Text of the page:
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CSV manipulation with perl

by joec_ (Scribe)
on Mar 09, 2009 at 14:06 UTC ( #749290=perlquestion: print w/replies, xml ) Need Help??

joec_ has asked for the wisdom of the Perl Monks concerning the following question:

Hi,

I have a csv file, that potentially could contain 400 "columns" and anything up to 1000 rows. What i would like to end up with is this

CSV at the moment:

123,"text",66,"more text"
124,"text1",67,"more text1"
125,"text2",68,"more text2"

Seperate Strings (eventually going into oracle as clobs):
123|124|125
"text"|"text1"|"text2"
66|67|68
"more text"|"more text1"|"more text2"

I wont know before hand how many rows/cols the csv has as it depends on the dataset from another app.

What i have tried so far is :

while (<CSV>){ @fields = split /,/,$_; push @s, $fields[0]; $structid=join "|",@s; }
which deals with just the first column. Following this logic, i would have to create an array for each column...there must be a better way.

Any ideas appreciated

Thanks-Joe

-----

Eschew obfuscation, espouse eludication!

Replies are listed 'Best First'.
Re: CSV manipulation with perl
by Tux (Canon) on Mar 09, 2009 at 14:14 UTC

    Don't! Use Text::CSV_XS instead (or Text::CSV if you do not have a C-compiler)

    use DBI; use Text::CSV_XS; my $dbh = DBI->connect (...); my $sth = $dbh->prepare ("insert into table values (?, ?, ?, ...)"); my $csv = Text::CSV_XS->new ({ binary => 1 }); open my $dta, "<", "data.csv" or die "data: $!\n"; while (my $row = $csv->getline ($dta)) { $sth->execute (@$row); } $csv->eof or $csv->error_diag; $sth->finish; $dbh->commit;

    Enjoy, Have FUN! H.Merijn
      ... or even Text::xSV.

      A user level that continues to overstate my experience :-))
      Doesn't Text::CSV choose either Text::CSV_XS or Text::CSV_PP depending on what is available on your system? I definitely remember you saying so at YAPC::EU 2008 in Copenhagen.

      BTW, are the slides of that presentation somewhere available? I use Text::CSV quite a lot and every ounce of speed I can wring out of it helps.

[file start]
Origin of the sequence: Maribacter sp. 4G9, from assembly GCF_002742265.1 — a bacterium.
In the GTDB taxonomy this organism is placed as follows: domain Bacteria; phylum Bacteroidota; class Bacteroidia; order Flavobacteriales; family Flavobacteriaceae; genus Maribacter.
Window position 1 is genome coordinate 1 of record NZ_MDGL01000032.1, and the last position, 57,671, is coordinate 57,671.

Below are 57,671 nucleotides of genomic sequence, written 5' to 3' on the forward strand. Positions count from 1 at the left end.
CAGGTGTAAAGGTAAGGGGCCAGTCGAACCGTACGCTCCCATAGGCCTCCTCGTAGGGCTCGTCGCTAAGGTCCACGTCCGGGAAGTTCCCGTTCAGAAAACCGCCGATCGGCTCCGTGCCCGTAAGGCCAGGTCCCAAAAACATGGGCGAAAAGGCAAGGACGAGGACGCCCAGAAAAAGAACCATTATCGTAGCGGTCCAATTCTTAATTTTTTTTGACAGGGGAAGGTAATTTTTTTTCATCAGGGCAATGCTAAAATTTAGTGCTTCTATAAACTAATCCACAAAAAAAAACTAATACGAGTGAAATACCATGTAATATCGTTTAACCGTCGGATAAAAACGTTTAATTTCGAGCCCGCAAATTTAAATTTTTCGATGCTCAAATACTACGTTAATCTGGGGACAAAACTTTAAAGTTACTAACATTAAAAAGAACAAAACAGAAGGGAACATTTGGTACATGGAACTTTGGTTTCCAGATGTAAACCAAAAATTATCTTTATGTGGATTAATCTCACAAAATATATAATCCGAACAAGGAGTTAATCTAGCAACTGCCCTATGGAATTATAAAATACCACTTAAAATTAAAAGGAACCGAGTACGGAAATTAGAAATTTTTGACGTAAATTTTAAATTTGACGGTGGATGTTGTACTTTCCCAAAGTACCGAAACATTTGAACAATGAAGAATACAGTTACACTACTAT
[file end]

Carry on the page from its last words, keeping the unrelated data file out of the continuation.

CountZero

      A program should be light and agile, its subroutines connected like a string of pearls. The spirit and intent of the program should be retained throughout. There should be neither too little or too much, neither needless loops nor useless variables, neither lack of structure nor overwhelming rigidity." - The Tao of Programming, 4.1 - Geoffrey James

        Correct, but if you only install Text::CSV, it doesn't automatically install Text::CSV_XS, so you don't get the speed, so I keep promotong the latter

        Talk is here. Opera browser might be required, as it depends on <link rel="next" type="text/html" href="..." /> in the <head> section, which Opera supports with FastForward. To skip directly to the first slide, click here.


        Enjoy, Have FUN! H.Merijn
      Does this code take 123, 124 and 125 from the csv create a string "123|124|125" and then insert into the database? And then do the same for text, text1, text2 etc etc

      Doesnt appear to... if it does, please could you explain how? At the moment, i know it might not be the best "way" of doing things but that is what i got....thanks.

      -----

      Eschew obfuscation, espouse eludication!

        No, this was just an example of how to mix CSV and DBI

        Your problem could be translated to something like